Adapter for bigger brake rotor

On my KH24", the brake mount has holes that are parallel to the hub, and therefore it needs an adapter to install the brake caliper. It looks like that :

If I was to put a bigger rotor, I would need a different adaptor to have the caliper a bit further from the hub. Makes sense.

On my 36" QU’Ax uni, it’s different. The brake caliper is attached directly to the frame with a square mount welded to the bottom and with threaded holes that are parallel to the cranks:

I currently have a 160mm rotor. I was thinking about putting a larger one since the wheel has so much torque. But then, how do I do it? Just washers and longer bolts?

You have PM mount on the frame and PM caliper, so you need PM/PM brake adapter e.g.

Looking at my own photos, I realize that it may be a bigger job… Do I need to remove the bearing to access the rotor?
I don’t have a bearing puller, so if it’s necessary to have one, I might stick to that 160mm.

Thanks Vookash. Our unis are considered “Front mounts” from a bike point of view?

Can’t quite see in the photo and don’t know that uni, but very likely. I upgraded my disc on my 36" from 185 to 200 about 2 months ago and had to buy a bearing puller. There are some different ones and some different threads, but it’ll cost you $25-$60. I was a little skeptical about it but it worked out okay.

Yes. So depending on the mount you either need a PM-PM adapter (like on your 36) or IS-PM adapter (like on your 24).

Did it make a difference? I felt that if the first bite on the brake is pretty surprising, on longer descents, I need to press pretty hard to have some effect. Maybe I “just” need better pads and/or a bleed.

Yeah, it made a big difference and I really like it. With the 185 I was having to pull hard on the lever, but with the 200 it’s almost relaxing to ride downhill (that’s with the same brake and same pads). There was quite an increase in power (at least the feeling anyway).

On the other hand on my 26" I upgraded from a 160mm to a 185 disc and it was too strong. The bite was really strong so it was hard to do light dosage. While I’m sure you could get used to it, I switched back to the 160 and am much happier.

So from my experience the disc size really makes a difference: too big and it catapults you off and too small and you kill your hand pulling (I have lots of experience on mountain bikes where it makes much less difference and bigger is always better, except for weight, and it’s more an issue of preventing overheating and fade than pure power).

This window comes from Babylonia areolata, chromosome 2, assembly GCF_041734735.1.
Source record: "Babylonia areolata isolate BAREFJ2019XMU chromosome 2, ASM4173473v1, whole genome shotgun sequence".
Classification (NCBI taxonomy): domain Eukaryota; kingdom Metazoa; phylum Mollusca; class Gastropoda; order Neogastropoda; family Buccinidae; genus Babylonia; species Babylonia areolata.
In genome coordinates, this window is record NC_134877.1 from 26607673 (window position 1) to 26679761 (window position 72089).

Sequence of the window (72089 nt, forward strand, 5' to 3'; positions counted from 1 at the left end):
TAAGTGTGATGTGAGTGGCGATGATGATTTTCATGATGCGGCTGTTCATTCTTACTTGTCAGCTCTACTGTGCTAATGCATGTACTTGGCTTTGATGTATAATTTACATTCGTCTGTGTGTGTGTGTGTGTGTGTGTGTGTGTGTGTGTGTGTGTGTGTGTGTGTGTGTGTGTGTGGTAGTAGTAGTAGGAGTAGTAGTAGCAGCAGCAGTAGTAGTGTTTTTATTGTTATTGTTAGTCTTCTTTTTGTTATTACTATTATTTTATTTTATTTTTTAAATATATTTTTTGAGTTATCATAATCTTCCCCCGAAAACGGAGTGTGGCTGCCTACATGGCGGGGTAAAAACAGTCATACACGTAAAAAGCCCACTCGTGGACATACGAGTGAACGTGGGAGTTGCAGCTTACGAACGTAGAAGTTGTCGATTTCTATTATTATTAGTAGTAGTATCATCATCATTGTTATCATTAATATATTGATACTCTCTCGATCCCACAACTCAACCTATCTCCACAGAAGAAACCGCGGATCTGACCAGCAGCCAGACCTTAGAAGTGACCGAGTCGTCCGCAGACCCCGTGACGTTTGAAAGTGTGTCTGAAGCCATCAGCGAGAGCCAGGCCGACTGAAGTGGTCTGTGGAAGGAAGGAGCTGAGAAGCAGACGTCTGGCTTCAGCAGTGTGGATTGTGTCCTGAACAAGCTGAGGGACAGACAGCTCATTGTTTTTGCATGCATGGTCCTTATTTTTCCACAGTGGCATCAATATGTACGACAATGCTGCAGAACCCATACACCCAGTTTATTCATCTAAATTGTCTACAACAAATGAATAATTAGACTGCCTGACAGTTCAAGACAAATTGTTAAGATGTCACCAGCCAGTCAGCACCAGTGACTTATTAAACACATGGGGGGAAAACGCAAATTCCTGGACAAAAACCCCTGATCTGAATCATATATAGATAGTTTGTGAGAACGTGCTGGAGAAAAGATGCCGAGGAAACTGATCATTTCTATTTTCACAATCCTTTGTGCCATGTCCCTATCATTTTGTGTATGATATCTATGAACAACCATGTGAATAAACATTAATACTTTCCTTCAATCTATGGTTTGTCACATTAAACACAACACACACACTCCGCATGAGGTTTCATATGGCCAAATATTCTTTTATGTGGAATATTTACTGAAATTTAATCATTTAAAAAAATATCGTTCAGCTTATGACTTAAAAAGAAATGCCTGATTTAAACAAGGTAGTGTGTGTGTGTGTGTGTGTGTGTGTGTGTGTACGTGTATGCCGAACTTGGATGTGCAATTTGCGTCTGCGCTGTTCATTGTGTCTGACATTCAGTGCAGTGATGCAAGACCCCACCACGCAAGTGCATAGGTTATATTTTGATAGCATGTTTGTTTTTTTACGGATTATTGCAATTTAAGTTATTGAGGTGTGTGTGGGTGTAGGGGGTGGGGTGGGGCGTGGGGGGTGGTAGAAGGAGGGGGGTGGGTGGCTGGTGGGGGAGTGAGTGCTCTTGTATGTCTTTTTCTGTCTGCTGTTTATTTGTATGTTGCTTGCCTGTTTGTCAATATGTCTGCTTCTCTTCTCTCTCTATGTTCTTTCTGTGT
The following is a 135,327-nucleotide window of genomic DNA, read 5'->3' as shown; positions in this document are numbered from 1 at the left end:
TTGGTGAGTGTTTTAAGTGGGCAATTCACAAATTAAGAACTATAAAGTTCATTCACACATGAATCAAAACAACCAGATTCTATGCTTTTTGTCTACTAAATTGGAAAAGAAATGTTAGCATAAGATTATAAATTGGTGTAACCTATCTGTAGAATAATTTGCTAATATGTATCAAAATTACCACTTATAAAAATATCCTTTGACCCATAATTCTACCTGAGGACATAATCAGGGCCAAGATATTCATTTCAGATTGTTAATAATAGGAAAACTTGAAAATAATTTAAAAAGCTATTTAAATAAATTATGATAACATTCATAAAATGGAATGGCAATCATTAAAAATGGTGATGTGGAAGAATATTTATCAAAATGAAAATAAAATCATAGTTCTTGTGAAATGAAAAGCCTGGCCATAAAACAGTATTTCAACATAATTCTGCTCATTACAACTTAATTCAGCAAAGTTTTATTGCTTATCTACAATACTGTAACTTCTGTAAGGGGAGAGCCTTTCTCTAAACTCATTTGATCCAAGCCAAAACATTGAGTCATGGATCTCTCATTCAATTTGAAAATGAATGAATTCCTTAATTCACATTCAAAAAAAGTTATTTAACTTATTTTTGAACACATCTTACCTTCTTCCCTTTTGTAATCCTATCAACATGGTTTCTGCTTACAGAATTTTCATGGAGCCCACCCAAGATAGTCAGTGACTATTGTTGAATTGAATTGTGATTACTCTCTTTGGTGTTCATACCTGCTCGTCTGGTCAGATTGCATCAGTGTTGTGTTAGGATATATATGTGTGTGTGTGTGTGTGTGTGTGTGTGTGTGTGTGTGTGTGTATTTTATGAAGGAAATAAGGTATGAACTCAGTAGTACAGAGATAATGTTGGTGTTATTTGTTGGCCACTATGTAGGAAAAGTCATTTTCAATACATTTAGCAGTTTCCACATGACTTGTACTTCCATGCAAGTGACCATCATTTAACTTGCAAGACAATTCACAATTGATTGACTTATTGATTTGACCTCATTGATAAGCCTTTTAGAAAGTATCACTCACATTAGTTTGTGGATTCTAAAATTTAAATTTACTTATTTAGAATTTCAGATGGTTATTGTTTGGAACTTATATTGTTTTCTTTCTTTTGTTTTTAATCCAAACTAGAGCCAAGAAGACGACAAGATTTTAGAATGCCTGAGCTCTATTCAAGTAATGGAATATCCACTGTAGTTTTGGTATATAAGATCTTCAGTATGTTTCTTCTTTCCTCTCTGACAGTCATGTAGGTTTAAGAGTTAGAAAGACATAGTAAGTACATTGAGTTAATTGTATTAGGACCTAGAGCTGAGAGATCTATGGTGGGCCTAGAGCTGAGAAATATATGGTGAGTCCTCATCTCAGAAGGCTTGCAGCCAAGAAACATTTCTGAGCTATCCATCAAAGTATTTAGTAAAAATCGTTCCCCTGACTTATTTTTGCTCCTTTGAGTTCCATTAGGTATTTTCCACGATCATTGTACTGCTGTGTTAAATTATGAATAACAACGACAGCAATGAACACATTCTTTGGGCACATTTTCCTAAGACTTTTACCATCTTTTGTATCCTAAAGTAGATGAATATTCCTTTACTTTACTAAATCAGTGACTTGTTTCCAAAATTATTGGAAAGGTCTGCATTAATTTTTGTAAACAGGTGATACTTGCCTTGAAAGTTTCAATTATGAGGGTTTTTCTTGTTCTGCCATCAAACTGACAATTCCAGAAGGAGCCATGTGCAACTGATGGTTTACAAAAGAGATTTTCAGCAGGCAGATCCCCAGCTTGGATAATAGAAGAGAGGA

I like 160mm on 24" and 26" and 200mm on my 36". I don’t have a 29" but I think either 160/185 would be good.

That makes sense, I got the exact same feeling when I went down a rather long hill (not steep but constant). It felt like the more I went down, the more I had to really pull on the handle. It’s only later that it occurred to me that between the size of the wheel, and my weight applied to one wheel, 160mm was probably a bit small to have the usual braking power.

My brother confirmed he has a bearing puller, so I’ll go ahead with this mod. It’s cheap enough to get a rotor and a mount adapter, so why not!

Just talked to my brother, that’s the kind of bearing puller he has:

Would that work? I have a feeling I won’t be able to grab the bearing as there might not be enough room between the spokes and the back of the bearing. What do you guys use?

Looks right. There’s lots of different ones. The important things are the diameter size range (i.e. not too big or too small) and how the arm hooks sit on the back side of the bearing.

It depends on how tight they’re on. I bought a cheaper set than yours and bent them. If yours don’t work you could try to see if an auto parts store has a beefier set. They usually will let you borrow tools with a deposit. I did that and got one side off but had a really stubborn one. I ended up buying this set:

It works like a charm and I haven’t had any issues since. Note that if you really have to pull them off getting them back on won’t be a picnic. You want to get a section of seat tube or something similar you can use to bang them back on without wrecking them.

Those work just fine, it’s what I use. Depending on the frame you might have to remove it before the jaws will fit around the crank but I’ve yet to meet a crank/bearing that it can’t get.


I like 160mm on 24" and 26" and 200mm on my 36". I don’t have a 29" but I think either 160/185 would be good.[/QUOTE]

I’m interested in more opinions on this point. Thanks

160 works just fine for me on my 24". I’m now building a G27,5+ and will also use a 160mm Rotor. We’ll see how it works.